Another observation this season has been Rodgers' willingness to throw away his "template" and be more flexible in his tactical approach. He argues that his ability to tweak formations and personnel has always been present, but simply escaped the spotlight.
"You look, for example, at our game against Wigan [at Anfield in November 2012], I made a change after 20 minutes," Rodgers noted. "We were playing 4-2-3-1, we weren't pressing the ball the same, and we didn't have control of the game. I took young Suso off, put on Jordan Henderson and we flipped to 4-3-3.
"That gave us control and dominance again. If I do that move now, it's different. It will be talked about, because we now have success, people will notice and pay attention to the differences in tactical adjustments. Our style has remained the same. When I was Swansea manager, I played 4-3-3, we couldn't play a diamond because we didn't have two strikers, our strengths was on the sides. So your beliefs, style and demand stays the same, just the system alters."
Rewinding back to last March, Rodgers never felt tempted to deviate from his plan for Liverpool. Not then, or ever. While this is largely a credit to his "unswerving belief," it is also a product of the constant introspection he undertook during the seven torturous months he spent isolated from the game, following his departure from Reading in 2009.
"That was part of my reflection when I left Reading, that I did veer from my philosophy under pressure for results, I wasn't being true to myself," Rodgers said. "I can adapt and be pragmatic of course, but I had success all my life as a coach working with players and developing them in my way - which is not just the right or wrong way, but how I operate, what I've devoted my life to, what I've rehearsed a million times on the training field.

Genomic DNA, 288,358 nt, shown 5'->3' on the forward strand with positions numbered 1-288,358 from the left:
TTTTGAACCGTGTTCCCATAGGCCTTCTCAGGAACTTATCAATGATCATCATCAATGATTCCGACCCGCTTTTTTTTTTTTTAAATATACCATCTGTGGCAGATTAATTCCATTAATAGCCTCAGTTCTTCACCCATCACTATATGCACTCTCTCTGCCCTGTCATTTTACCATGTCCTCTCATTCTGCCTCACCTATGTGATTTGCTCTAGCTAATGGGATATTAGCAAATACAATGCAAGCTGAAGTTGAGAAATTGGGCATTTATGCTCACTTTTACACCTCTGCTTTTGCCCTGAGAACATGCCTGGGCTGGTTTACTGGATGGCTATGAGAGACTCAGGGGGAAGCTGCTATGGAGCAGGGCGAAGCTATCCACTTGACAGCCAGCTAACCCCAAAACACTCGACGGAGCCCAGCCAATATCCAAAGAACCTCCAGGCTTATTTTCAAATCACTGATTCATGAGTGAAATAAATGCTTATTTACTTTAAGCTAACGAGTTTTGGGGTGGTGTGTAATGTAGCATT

"What I needed to do here is ensure that the players were building their confidence, that they knew if it is 0-0 and we're struggling to break a team down, it will come. And that's the trick, when the players are confident and have belief, when it all does click they are rewarded for it and achieve through it. Then comes the acclaim for their dynamics, the style, the beauty of the football. But you have to go through all the barriers and hurdles first before you can get there."
What has changed though, is how Rodgers carries out his commands.
"The longer I've been here, I've been able to bring out my personality. My leadership has changed," he admitted. "When I first came in, I was very autocratic, very hard-line; 'This is my philosophy, this is how I work.' I then became more democratic in my second phase here, more educational.
"I had the players I want and they started understanding, so it was about furthering that. I want to be here for a long time, and you can't be autocratic and expect to last a long time. I'm now at a stage where I'm multi-functional, multi-dimensional; managing, coaching, facilitating, developing, enhancing, improving."
Rodgers, after weathering the storm of a seventh-place finish in 2012-13, has adapted over time, and so too has his Liverpool, which is closing in on ending a 24-year league drought.
Melissa Reddy can be followed on Twitter @1stLadyOfFooty.